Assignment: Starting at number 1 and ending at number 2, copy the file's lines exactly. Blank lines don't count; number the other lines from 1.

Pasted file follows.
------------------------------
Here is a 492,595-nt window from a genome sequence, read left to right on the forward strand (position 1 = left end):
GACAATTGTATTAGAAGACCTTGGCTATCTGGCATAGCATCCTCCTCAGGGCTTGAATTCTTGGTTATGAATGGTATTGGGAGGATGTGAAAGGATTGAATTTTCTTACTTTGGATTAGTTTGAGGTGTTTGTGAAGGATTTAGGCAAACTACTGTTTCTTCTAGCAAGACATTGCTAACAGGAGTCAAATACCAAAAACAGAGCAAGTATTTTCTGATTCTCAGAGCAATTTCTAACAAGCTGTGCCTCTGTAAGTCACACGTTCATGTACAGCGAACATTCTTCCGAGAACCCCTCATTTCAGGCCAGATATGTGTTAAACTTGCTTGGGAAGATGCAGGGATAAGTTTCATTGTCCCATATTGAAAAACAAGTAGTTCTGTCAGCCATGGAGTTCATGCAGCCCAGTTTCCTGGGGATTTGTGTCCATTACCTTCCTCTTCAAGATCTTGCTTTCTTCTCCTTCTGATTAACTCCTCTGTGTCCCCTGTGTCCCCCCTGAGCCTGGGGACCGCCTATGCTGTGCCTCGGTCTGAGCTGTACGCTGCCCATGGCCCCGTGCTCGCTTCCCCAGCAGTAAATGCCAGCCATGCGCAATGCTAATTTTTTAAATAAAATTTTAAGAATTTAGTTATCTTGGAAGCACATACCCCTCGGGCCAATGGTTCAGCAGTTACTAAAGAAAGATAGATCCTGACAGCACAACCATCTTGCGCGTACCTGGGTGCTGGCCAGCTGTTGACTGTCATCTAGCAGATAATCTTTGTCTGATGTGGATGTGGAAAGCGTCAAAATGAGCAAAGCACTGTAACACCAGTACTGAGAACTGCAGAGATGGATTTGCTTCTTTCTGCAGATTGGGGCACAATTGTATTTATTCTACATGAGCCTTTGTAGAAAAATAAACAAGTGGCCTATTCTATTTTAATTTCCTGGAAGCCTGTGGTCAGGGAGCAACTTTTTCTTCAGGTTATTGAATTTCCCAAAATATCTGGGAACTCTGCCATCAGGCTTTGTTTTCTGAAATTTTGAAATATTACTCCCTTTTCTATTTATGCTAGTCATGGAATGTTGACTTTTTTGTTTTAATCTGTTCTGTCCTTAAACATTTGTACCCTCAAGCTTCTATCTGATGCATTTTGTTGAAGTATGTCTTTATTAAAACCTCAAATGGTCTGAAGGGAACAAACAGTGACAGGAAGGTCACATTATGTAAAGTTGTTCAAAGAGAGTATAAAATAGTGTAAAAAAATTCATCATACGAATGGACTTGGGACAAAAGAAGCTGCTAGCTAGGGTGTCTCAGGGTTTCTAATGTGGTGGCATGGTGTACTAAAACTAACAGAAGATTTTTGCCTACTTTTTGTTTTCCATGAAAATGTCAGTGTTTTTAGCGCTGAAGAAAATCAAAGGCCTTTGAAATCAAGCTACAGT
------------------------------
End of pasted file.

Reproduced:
Here is a 492,595-nt window from a genome sequence, read left to right on the forward strand (position 1 = left end):
GACAATTGTATTAGAAGACCTTGGCTATCTGGCATAGCATCCTCCTCAGGGCTTGAATTCTTGGTTATGAATGGTATTGGGAGGATGTGAAAGGATTGAATTTTCTTACTTTGGATTAGTTTGAGGTGTTTGTGAAGGATTTAGGCAAACTACTGTTTCTTCTAGCAAGACATTGCTAACAGGAGTCAAATACCAAAAACAGAGCAAGTATTTTCTGATTCTCAGAGCAATTTCTAACAAGCTGTGCCTCTGTAAGTCACACGTTCATGTACAGCGAACATTCTTCCGAGAACCCCTCATTTCAGGCCAGATATGTGTTAAACTTGCTTGGGAAGATGCAGGGATAAGTTTCATTGTCCCATATTGAAAAACAAGTAGTTCTGTCAGCCATGGAGTTCATGCAGCCCAGTTTCCTGGGGATTTGTGTCCATTACCTTCCTCTTCAAGATCTTGCTTTCTTCTCCTTCTGATTAACTCCTCTGTGTCCCCTGTGTCCCCCCTGAGCCTGGGGACCGCCTATGCTGTGCCTCGGTCTGAGCTGTACGCTGCCCATGGCCCCGTGCTCGCTTCCCCAGCAGTAAATGCCAGCCATGCGCAATGCTAATTTTTTAAATAAAATTTTAAGAATTTAGTTATCTTGGAAGCACATACCCCTCGGGCCAATGGTTCAGCAGTTACTAAAGAAAGATAGATCCTGACAGCACAACCATCTTGCGCGTACCTGGGTGCTGGCCAGCTGTTGACTGTCATCTAGCAGATAATCTTTGTCTGATGTGGATGTGGAAAGCGTCAAAATGAGCAAAGCACTGTAACACCAGTACTGAGAACTGCAGAGATGGATTTGCTTCTTTCTGCAGATTGGGGCACAATTGTATTTATTCTACATGAGCCTTTGTAGAAAAATAAACAAGTGGCCTATTCTATTTTAATTTCCTGGAAGCCTGTGGTCAGGGAGCAACTTTTTCTTCAGGTTATTGAATTTCCCAAAATATCTGGGAACTCTGCCATCAGGCTTTGTTTTCTGAAATTTTGAAATATTACTCCCTTTTCTATTTATGCTAGTCATGGAATGTTGACTTTTTTGTTTTAATCTGTTCTGTCCTTAAACATTTGTACCCTCAAGCTTCTATCTGATGCATTTTGTTGAAGTATGTCTTTATTAAAACCTCAAATGGTCTGAAGGGAACAAACAGTGACAGGAAGGTCACATTATGTAAAGTTGTTCAAAGAGAGTATAAAATAGTGTAAAAAAATTCATCATACGAATGGACTTGGGACAAAAGAAGCTGCTAGCTAGGGTGTCTCAGGGTTTCTAATGTGGTGGCATGGTGTACTAAAACTAACAGAAGATTTTTGCCTACTTTTTGTTTTCCATGAAAATGTCAGTGTTTTTAGCGCTGAAGAAAATCAAAGGCCTTTGAAATCAAGCTACAGT